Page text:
As the due dates for these studies show, 2019 is planned to be a quiet year for HVTN’s most important trials. Every six months, independent monitors will get a peek at the results to assure that the trials are running properly and are not harming any volunteers.
“We want these vaccines to work, but more than anything we want to understand the correlates of protection,” Corey said. “So, if we get 60 percent efficacy, we can move that up to 90 percent, or even 95 percent.”
The HIV vaccine work at Fred Hutch draws on the expertise of cancer immunologists at the research center, and in turn it informs their efforts to coax the immune system into fighting cancer. “There is always cross-fertilization,” Corey said.
He noted that research suggests some vaccines may have failed because a person’s own immune system may react against and eliminate the HIV-blocking antibodies the vaccines were designed to produce. Such an autoimmune reaction is of interest to cancer researchers and infectious disease researchers alike.
“You look at some of the mechanisms by which cancer escapes the immune response, and those mechanisms help to understand how this happens,” Corey said. “Cross-fertilization in science often leads to the unexpected. That’s the beauty of being in an institution with first-rate people.”
Corey hangs on to the hope that the steady progress in understanding the immune response to HIV and candidate vaccines will bear fruit, but he acknowledges that this effort has been “a bigger slog” than the earlier work that led to effective HIV medications.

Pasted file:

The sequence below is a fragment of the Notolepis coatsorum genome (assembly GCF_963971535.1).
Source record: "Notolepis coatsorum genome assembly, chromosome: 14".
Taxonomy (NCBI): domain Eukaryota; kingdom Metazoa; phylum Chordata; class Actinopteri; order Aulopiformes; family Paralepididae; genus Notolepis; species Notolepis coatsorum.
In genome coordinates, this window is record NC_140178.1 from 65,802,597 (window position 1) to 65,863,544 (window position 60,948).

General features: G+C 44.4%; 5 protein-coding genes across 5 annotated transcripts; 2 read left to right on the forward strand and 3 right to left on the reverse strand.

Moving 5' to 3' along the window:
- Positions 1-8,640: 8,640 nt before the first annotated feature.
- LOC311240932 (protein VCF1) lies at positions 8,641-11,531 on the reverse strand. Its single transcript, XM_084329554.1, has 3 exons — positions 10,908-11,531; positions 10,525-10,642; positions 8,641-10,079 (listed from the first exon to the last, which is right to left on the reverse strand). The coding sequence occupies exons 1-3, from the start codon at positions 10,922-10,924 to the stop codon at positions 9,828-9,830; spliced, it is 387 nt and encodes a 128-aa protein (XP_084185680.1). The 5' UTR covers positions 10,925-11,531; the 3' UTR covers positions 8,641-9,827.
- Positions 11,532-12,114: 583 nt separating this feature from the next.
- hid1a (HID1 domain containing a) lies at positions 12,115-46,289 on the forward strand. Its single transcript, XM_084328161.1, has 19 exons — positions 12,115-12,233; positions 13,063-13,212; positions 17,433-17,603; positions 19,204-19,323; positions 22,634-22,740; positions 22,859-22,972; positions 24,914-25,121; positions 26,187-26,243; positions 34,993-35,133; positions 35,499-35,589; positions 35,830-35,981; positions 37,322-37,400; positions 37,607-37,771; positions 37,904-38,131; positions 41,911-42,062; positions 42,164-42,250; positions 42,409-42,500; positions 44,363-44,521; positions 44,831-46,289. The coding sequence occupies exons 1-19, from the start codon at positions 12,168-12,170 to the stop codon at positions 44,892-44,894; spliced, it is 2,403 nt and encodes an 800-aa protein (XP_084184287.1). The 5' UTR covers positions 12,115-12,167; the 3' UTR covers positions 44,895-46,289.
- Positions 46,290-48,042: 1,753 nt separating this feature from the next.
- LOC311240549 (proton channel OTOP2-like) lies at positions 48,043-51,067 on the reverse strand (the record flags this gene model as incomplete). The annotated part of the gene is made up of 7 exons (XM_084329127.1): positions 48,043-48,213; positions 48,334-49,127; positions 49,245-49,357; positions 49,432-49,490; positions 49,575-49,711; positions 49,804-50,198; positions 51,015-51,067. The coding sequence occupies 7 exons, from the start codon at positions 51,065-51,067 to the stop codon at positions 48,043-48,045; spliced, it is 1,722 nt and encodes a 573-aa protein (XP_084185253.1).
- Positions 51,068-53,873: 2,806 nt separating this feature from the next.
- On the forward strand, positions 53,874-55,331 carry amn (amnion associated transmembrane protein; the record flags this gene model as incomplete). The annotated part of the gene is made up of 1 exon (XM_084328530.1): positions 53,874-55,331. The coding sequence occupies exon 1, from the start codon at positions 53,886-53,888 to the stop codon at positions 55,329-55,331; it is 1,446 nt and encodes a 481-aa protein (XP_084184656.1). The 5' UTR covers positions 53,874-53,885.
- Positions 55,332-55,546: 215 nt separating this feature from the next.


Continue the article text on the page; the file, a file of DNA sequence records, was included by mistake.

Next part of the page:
“I need to temper my enthusiasm,” he said. “I’ve been disappointed by vaccine development in the past. You don’t go into this business of tackling the world’s largest problems by thinking this is easy. But to do this you have to have passion and, some would say, a tolerance for failure. But I’ve learned in the process of science that if an immunogen does not work, it’s not a failure. We have to understand why it didn’t work or, especially, if it partially works, and then build on that.”
Dec. 1 is the 30th annual World AIDS Day. It will be marked by many events in the Puget Sound region. A selection:
Sabin Russell is a staff writer at Fred Hutchinson Cancer Center. For two decades he covered medical science, global health and health care economics for the San Francisco Chronicle, and wrote extensively about infectious diseases, including HIV/AIDS. He was a Knight Science Journalism Fellow at MIT, and a freelance writer for the New York Times and Health Affairs. Reach him at email@example.com.